Monday, February 11, 2013

Samsung Galaxy, the Preferred Brand

Samsung ‘Galaxy’ has become a more popular search term than Android for web users searching for information about Android-powered smartphones, highlighting many handset makers’ fears that Samsung is becoming bigger than the other Android manufacturers. The smartphone market is steadily becoming a two-handset, rather than an operating systems, race.

A Benedict Evans study that plots the popularity of Android-related search terms over a period of years confirmed the above finding.

Brand awareness is one thing, sales are another, and according to data from mobile analytics firm, Localytics published on Thursday, eight of the top 10 Android devices currently in use are Samsung smartphones and tablets. The Galaxy SIII accounts for 9.2 percent of the market on its own, making it the most popular Android handset, and the Galaxy SII is the second most popular, with an 8.2 percent share of the global market. In all, Samsung commands a 47 percent share of the world’s Android market.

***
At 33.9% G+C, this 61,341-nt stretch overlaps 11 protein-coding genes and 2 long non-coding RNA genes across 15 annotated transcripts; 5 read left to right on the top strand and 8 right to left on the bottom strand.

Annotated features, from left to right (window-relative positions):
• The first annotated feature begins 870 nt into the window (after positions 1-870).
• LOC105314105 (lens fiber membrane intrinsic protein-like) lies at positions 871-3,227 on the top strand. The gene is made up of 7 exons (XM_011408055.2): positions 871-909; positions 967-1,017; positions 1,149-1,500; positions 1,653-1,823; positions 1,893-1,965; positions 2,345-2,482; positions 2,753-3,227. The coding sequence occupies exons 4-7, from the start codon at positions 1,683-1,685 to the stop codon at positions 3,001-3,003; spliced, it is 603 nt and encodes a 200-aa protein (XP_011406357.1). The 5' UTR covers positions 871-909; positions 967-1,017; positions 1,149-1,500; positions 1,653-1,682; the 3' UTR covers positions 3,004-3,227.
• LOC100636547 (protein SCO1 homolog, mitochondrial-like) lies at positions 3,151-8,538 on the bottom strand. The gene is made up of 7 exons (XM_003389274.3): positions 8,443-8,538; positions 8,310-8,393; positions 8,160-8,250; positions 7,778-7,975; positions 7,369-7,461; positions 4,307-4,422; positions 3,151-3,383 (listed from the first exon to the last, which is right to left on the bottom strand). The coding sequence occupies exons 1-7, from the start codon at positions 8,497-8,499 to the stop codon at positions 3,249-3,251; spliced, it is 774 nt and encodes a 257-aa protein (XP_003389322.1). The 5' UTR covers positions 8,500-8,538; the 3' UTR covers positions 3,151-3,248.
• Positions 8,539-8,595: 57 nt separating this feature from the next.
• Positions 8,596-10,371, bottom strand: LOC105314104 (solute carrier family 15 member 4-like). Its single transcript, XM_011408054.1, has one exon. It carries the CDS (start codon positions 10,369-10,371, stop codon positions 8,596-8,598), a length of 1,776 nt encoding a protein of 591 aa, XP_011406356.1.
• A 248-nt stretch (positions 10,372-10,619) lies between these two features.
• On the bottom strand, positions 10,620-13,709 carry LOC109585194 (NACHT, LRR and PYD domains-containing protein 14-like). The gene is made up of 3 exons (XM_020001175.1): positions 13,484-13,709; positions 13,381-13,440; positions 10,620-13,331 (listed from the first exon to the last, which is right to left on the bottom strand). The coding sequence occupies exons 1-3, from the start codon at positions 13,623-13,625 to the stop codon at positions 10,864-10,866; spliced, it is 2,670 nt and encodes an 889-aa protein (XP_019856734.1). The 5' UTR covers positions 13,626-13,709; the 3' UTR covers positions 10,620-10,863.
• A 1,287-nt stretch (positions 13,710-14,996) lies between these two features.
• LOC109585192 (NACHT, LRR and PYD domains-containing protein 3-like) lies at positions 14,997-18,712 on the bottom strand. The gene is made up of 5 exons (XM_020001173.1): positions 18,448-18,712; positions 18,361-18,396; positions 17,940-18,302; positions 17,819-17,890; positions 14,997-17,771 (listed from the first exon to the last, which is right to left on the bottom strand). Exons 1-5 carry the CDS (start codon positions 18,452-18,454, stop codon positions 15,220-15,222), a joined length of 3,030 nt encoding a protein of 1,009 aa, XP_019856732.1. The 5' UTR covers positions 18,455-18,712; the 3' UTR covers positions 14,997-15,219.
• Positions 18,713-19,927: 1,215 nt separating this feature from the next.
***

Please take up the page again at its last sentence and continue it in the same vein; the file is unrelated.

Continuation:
Further evidence of Samsung's growing dominance comes from research released on Wednesday by Canaccord Genuity that shows that only Apple and Samsung made any profits in the smartphone market in 2012. Apple's profit share was an incredible 69 per cent of the global market, while Samsung's profits were 34 percent, which when added together comes to 103 percent of total profits. This number is possible because Nokia, Sony and Motorola together made a loss or a -3 percent profit. BlackBerry and HTC are believed to have broken even over the last 12 months.

In Malaysia, with the exception of die-hard Apple fans, I already see iPhone fatigue setting in. Galaxy is the new cool!

It will be interesting to see how this situation develops. Some industry experts have suggested that Google should sell the Android platform to Samsung while others believe that if the platform is to survive and continue to be open and inclusive, Google needs to follow Apple's lead and start building its own, high-end smartphones to offer consumers more choice.

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